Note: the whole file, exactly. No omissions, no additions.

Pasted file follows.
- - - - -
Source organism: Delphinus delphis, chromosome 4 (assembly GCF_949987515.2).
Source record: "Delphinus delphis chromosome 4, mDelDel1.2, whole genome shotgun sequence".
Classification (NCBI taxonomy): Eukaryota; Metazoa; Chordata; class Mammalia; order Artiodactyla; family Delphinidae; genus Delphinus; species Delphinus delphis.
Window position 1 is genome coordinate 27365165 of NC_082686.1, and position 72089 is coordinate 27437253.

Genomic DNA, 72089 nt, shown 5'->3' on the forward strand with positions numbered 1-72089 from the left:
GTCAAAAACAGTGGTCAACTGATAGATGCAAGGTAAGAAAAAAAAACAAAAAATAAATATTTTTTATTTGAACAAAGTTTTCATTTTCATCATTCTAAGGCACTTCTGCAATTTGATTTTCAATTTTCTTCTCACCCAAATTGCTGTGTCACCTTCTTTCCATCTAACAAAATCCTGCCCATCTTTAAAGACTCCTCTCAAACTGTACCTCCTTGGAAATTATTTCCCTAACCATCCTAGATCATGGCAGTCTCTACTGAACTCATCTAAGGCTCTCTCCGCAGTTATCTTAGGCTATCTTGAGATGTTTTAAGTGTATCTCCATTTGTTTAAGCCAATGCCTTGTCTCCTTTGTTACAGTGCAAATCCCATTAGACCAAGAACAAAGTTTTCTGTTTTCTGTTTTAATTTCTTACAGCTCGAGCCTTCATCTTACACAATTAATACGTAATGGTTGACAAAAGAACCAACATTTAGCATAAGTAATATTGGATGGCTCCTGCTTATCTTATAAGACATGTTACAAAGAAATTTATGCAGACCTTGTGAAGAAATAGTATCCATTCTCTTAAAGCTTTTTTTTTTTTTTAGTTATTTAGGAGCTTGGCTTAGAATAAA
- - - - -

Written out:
Source organism: Delphinus delphis, chromosome 4 (assembly GCF_949987515.2).
Source record: "Delphinus delphis chromosome 4, mDelDel1.2, whole genome shotgun sequence".
Classification (NCBI taxonomy): Eukaryota; Metazoa; Chordata; class Mammalia; order Artiodactyla; family Delphinidae; genus Delphinus; species Delphinus delphis.
Window position 1 is genome coordinate 27365165 of NC_082686.1, and position 72089 is coordinate 27437253.

Genomic DNA, 72089 nt, shown 5'->3' on the forward strand with positions numbered 1-72089 from the left:
GTCAAAAACAGTGGTCAACTGATAGATGCAAGGTAAGAAAAAAAAACAAAAAATAAATATTTTTTATTTGAACAAAGTTTTCATTTTCATCATTCTAAGGCACTTCTGCAATTTGATTTTCAATTTTCTTCTCACCCAAATTGCTGTGTCACCTTCTTTCCATCTAACAAAATCCTGCCCATCTTTAAAGACTCCTCTCAAACTGTACCTCCTTGGAAATTATTTCCCTAACCATCCTAGATCATGGCAGTCTCTACTGAACTCATCTAAGGCTCTCTCCGCAGTTATCTTAGGCTATCTTGAGATGTTTTAAGTGTATCTCCATTTGTTTAAGCCAATGCCTTGTCTCCTTTGTTACAGTGCAAATCCCATTAGACCAAGAACAAAGTTTTCTGTTTTCTGTTTTAATTTCTTACAGCTCGAGCCTTCATCTTACACAATTAATACGTAATGGTTGACAAAAGAACCAACATTTAGCATAAGTAATATTGGATGGCTCCTGCTTATCTTATAAGACATGTTACAAAGAAATTTATGCAGACCTTGTGAAGAAATAGTATCCATTCTCTTAAAGCTTTTTTTTTTTTTTAGTTATTTAGGAGCTTGGCTTAGAATAAA